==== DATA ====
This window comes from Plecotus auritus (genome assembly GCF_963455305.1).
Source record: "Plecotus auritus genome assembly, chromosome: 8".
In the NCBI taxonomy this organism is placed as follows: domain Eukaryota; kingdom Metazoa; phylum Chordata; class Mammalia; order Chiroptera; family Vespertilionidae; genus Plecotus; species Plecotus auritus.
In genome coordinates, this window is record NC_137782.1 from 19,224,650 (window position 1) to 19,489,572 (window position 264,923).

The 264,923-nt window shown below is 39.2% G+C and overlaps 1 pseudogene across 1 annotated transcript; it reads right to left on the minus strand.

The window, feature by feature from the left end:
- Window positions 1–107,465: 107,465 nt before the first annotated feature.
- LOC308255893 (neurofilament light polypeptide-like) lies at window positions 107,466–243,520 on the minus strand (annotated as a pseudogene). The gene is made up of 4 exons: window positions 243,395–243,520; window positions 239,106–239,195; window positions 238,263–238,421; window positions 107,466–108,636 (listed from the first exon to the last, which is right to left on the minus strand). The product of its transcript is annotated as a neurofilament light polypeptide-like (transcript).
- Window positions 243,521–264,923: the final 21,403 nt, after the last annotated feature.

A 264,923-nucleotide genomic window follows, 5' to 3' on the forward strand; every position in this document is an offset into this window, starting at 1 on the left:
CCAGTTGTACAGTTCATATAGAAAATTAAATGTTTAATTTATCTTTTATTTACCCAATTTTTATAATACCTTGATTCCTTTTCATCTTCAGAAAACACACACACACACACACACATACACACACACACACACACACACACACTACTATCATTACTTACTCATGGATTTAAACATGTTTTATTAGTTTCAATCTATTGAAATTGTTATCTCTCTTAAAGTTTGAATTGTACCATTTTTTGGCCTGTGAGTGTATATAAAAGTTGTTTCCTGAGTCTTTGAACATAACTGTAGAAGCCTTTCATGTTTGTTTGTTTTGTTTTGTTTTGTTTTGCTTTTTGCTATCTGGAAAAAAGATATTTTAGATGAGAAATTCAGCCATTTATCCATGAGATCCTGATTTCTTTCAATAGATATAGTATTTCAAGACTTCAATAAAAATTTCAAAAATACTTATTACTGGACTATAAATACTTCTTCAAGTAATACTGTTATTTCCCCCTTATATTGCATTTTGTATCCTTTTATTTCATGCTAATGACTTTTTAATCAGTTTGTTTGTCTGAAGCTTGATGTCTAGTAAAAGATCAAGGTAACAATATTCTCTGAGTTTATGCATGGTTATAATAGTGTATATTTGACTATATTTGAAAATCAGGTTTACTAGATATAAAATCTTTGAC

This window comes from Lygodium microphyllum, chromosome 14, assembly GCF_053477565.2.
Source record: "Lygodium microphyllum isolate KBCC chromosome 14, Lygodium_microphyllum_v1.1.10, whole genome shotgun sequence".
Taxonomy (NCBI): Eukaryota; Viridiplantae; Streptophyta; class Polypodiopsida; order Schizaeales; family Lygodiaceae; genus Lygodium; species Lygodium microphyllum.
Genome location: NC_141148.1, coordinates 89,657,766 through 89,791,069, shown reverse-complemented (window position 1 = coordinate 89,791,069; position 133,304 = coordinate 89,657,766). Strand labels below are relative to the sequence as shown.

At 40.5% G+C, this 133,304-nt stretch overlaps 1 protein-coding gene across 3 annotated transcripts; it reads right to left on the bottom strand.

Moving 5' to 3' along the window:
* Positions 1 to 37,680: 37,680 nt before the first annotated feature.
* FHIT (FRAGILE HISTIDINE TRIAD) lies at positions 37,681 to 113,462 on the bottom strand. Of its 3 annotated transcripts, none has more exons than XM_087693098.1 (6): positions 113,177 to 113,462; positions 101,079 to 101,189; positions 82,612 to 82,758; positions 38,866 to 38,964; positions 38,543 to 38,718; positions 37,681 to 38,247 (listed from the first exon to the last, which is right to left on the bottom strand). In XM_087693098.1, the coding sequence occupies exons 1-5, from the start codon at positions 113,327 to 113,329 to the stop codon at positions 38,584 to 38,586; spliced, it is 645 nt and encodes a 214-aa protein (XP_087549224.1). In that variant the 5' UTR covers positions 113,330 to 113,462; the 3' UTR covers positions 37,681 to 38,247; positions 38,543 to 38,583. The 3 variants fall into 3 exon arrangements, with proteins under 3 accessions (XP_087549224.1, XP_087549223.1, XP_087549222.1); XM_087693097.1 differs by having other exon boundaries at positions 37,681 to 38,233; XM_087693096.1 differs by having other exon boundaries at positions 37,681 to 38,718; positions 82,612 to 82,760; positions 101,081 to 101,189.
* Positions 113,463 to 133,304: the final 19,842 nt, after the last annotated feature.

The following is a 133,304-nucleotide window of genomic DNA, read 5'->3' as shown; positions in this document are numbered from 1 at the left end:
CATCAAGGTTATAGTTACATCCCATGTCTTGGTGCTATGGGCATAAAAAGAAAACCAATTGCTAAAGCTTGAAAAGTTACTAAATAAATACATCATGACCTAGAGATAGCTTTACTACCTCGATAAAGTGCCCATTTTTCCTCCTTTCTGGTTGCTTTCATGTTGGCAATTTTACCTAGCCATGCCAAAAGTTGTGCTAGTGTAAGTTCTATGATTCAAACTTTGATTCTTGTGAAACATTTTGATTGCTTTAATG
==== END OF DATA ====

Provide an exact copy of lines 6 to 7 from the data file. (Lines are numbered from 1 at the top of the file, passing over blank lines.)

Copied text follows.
The window, feature by feature from the left end:
- Window positions 1–107,465: 107,465 nt before the first annotated feature.